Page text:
Benjamin Studebaker

Yet Another Attempt to Make the World a Better Place by Writing Things

Tag: Electoral Reform

The American Two Party System is Actually Pretty Great

There are lots of folks who think that the answer to America’s woes are more political parties, and the way to get more political parties is to adopt electoral reforms which move America in the direction of continental European-style proportional representation. I used to like electoral reform once upon a time, but I have increasingly become convinced that this is not only never going to happen but it is actually a bad idea. Here’s why.

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The Limitations of Proportional Representation

About 23% of Americans don’t like both Trump and Clinton. Many of these people are considering third parties, or would like to be considering them but don’t feel they can safely do so because of the American voting system, which makes it very difficult for third parties to win and ensures that people who vote third party get no say in the choice between the two major party nominees. Some people have talked about wanting to switch to proportional representation (PR) to break the stranglehold of the two parties on politics. Under PR, if 8% of the population votes for a Green or a Libertarian, 8% of the legislature is comprised of Greens or Libertarians. If no party is able to put together a majority of votes, parties have to cooperate in coalitions to get things done. PR is in Jill Stein’s platform and some libertarians have expressed enthusiasm for it as well. PR cannot really be applied to the presidential race, because the president can only be one person–he or she cannot be 8% Green. But for presidential races we could employ a ranked ballot system allowing for an instant-runoff. On this system if you voted for Jill Stein your vote could be transferred to Clinton after Stein is eliminated. This may sound intriguing, but PR is not a magic bullet and it can produce some very bad situations that we should consider.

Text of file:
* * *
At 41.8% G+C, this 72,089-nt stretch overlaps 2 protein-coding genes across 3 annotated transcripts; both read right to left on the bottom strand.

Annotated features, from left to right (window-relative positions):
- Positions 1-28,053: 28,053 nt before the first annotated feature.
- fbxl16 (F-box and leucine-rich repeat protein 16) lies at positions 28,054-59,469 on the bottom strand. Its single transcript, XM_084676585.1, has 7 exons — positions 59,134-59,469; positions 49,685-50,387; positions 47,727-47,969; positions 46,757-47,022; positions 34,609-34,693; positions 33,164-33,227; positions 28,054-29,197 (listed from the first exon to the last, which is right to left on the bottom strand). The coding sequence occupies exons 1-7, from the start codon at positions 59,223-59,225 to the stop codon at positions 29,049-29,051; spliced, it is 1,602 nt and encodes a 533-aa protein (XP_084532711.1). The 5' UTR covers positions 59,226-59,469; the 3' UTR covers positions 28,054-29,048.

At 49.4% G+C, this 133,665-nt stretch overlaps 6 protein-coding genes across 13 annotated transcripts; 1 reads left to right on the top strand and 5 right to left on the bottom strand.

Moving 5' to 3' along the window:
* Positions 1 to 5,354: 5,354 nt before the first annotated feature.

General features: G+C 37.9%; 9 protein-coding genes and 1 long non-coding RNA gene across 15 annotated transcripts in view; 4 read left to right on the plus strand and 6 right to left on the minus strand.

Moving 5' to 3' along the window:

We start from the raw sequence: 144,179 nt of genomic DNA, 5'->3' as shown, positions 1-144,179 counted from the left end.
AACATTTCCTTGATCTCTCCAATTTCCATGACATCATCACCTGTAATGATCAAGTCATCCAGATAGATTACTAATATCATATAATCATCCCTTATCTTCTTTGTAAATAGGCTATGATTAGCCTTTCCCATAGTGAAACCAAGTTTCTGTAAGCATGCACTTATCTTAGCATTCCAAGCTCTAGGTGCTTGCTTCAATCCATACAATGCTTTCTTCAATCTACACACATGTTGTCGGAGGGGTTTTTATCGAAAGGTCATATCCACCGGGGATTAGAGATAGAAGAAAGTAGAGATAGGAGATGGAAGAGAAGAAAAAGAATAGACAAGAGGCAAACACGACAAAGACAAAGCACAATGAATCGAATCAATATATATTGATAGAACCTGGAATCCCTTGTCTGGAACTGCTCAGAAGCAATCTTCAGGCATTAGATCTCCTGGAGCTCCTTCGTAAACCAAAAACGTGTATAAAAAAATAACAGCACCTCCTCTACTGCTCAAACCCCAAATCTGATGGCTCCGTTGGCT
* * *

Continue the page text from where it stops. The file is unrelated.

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Dear Benjamin: Could Electoral Reform be a Catalyst for Peace in the Middle East?

Readers, I’d like to try something a little out of the ordinary today. A friend of mine from when I was doing undergrad at the University of Warwick, Calum Murray, came to me with an idea he wanted both to share and to get my input on. I have decided to help him do both. In this piece, Calum outlines for you his thoughts on how Israel might get more moderate government out of a recent electoral reform spear-headed by Prime Minister Netanyahu. After he’s finished stating the position, I’ll come back in to offer my thoughts and dissection. Today’s piece comes out a bit longer than usual, but I’m curious to see if my readers will welcome the added depth that comes with having multiple perspectives on the same thing. If this goes over well, I may do additional “Dear Benjamin” pieces—if you or someone you know has a proposal that might be worth sharing and examining, leave a comment. Read the rest of this entry »